The system design allows operation at ranges of several hundred meters. The heart of the system is a modulated MEMS
mirror that is electrostatically actuated and changes between a flat reflective state and a corrugated diffractive state. A
process for mass producing these mirrors at low cost was developed and is described. The mirror was incorporated as a
facet in a hollow retro-reflector, allowing temporal modulation of an interrogating beam and the return of the modulated
beam to the interrogator. This system thus consists of a low power, small and light communication node with large
(about 60°) angular extent. The system's range and pointing are determined by the interrogator /detector/demodulator
(Transceiver) unit. The transceiver is comprised of an optical channel to establish line of sight communication, an
interrogating laser at 1550nm, an avalanche photo diode to detect the return signal and electronics to drive the laser and
demodulate the detected signal and convert it to an audio signal. A functional prototype system was built using a
modified compact optical sight as the transceiver. Voice communication in free space was demonstrated. The design and
test of major components and the complete system are discussed.
MEMS deformable mirrors are showing great promise for use in astronomical adaptive optics systems. Recent
experiments at a Lick Observatory 1-meter telescope have demonstrated a 144 actuator device in a visible
wavelength AO imager. MEMS devices with thousands of actuators could be used for high-Strehl and visible
wavelength AO systems on today's large-aperture telescopes (8-10 meters) and future giant (30 meter) telescopes. In
this paper we present several design concepts for multiple-mirror AO systems and discuss our efforts at the
Laboratory for Adaptive Optics to develop components and test system concepts for these systems.
The Naval Prototype Optical Interferometer (NPOI) is the longest baseline at visible
wavelengths interferometer in the world. The astronomical capabilities of such an
instrument are being exploited and recent results will be presented. NPOI is also the
largest optical telescope belonging to the US Department of Defense with a maximum
baseline of 435 meter has a resolution that is approximately 181 times the resolution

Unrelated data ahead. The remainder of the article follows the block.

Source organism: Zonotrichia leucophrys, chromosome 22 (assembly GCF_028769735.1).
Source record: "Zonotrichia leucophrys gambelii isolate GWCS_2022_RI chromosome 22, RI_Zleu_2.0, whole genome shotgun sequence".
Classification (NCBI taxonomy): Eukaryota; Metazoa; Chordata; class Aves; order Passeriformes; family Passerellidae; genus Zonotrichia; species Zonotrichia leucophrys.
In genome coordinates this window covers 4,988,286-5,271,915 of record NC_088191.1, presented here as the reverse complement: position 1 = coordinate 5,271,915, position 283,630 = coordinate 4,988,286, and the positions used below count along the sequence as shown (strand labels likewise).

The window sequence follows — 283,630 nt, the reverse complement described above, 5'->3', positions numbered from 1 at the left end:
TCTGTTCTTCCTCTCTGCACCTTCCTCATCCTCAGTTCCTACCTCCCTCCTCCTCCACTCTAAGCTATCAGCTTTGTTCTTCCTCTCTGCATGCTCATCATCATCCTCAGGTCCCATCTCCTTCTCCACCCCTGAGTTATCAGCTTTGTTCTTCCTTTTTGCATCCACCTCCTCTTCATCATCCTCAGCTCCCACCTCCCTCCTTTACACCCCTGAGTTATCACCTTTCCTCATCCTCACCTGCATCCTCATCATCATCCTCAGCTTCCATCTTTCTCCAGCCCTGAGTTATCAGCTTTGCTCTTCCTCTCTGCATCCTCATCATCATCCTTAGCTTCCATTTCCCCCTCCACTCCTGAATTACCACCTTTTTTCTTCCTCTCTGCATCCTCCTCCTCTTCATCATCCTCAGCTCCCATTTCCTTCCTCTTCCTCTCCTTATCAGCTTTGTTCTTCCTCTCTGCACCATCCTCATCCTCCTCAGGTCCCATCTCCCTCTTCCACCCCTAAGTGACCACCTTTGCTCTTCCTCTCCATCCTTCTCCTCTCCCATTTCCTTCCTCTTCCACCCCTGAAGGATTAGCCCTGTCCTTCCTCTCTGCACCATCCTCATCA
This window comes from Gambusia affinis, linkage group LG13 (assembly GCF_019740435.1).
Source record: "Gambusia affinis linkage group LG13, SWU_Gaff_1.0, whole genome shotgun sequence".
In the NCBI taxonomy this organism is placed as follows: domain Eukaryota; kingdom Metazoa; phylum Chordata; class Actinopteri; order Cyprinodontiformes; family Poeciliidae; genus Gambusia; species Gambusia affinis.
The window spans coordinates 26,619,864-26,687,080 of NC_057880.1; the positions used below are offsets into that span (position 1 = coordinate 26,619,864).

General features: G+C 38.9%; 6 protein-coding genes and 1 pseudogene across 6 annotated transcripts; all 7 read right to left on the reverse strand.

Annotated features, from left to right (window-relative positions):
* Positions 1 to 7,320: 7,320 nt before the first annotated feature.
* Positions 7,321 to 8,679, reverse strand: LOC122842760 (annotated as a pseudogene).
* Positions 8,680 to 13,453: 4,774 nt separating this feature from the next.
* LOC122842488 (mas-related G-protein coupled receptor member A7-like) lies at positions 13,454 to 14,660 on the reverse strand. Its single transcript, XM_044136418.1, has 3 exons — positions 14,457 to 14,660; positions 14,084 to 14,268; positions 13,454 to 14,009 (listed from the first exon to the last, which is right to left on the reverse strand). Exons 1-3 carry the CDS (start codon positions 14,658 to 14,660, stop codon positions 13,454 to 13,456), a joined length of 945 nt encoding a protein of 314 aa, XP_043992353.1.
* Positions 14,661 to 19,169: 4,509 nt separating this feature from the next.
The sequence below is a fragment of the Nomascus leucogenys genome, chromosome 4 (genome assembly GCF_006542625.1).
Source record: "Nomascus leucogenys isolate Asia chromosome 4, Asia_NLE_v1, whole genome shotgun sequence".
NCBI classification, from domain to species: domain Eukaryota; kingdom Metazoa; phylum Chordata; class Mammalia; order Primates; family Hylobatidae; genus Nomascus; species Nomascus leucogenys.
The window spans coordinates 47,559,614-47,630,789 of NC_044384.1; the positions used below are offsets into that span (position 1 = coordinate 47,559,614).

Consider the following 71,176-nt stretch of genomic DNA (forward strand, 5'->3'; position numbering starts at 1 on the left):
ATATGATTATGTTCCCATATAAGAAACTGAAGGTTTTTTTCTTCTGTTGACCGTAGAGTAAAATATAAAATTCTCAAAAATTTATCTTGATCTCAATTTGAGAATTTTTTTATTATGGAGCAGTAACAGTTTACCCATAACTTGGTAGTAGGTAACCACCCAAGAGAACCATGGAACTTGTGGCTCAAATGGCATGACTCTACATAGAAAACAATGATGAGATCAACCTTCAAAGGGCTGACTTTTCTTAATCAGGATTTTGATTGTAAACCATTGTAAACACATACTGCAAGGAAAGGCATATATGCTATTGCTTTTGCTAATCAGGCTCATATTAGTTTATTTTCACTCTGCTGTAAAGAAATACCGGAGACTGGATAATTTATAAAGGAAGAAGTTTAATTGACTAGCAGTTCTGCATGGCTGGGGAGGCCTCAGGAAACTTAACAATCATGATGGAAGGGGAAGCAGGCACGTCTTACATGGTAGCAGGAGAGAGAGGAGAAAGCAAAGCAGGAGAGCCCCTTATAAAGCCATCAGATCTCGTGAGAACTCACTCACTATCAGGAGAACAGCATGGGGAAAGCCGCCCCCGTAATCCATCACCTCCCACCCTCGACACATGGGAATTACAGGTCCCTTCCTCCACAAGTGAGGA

attainable by the Hubble Space Telescope (HST) and 118 times the resolution attainable
by the Advanced Electro-Optical System (AEOS). It is also the only optical
interferometer capable of recombining up to six apertures simultaneously. The NPOI is a
sparse aperture and its sensitivity is limited by the size of the unit aperture, currently that
size is 0.5 meters. In order to increase the overall sensitivity of the instrument a program
was started to manufacture larger, 1.4 meter, ultra-light telescopes. The lightness of the
telescopes requirement is due to the fact that telescopes have to be easily transportable in
order to reconfigure the array. For this reason a program was started three years ago to
investigate the feasibility of manufacturing Carbon Fiber Reinforced Polymer (CFRP)
telescopes, including the optics. Furthermore, since the unit apertures are now much
larger than r0 there is a need to compensate the aperture with adaptive optics (AO). Since
the need for mobility of the telescopes, compact AO systems, based on Micro-Electro-
Mechanical-Systems (MEMS), have been developed. This paper will present the status of
our adaptive optics system and some of the results attained so far with it.
The past decade has seen a significant growth in research targeted at space based observatories for imaging exosolar planets. The challenge is in designing an imaging system for high-contrast. Even with a perfect coronagraph that modifies the point spread function to achieve high-contrast, wavefront sensing and control is needed to correct the errors in the optics and generate a "dark hole". The high-contrast imaging laboratory at Princeton University is equipped with two Boston Micromachines Kilo-DMs. We review here an algorithm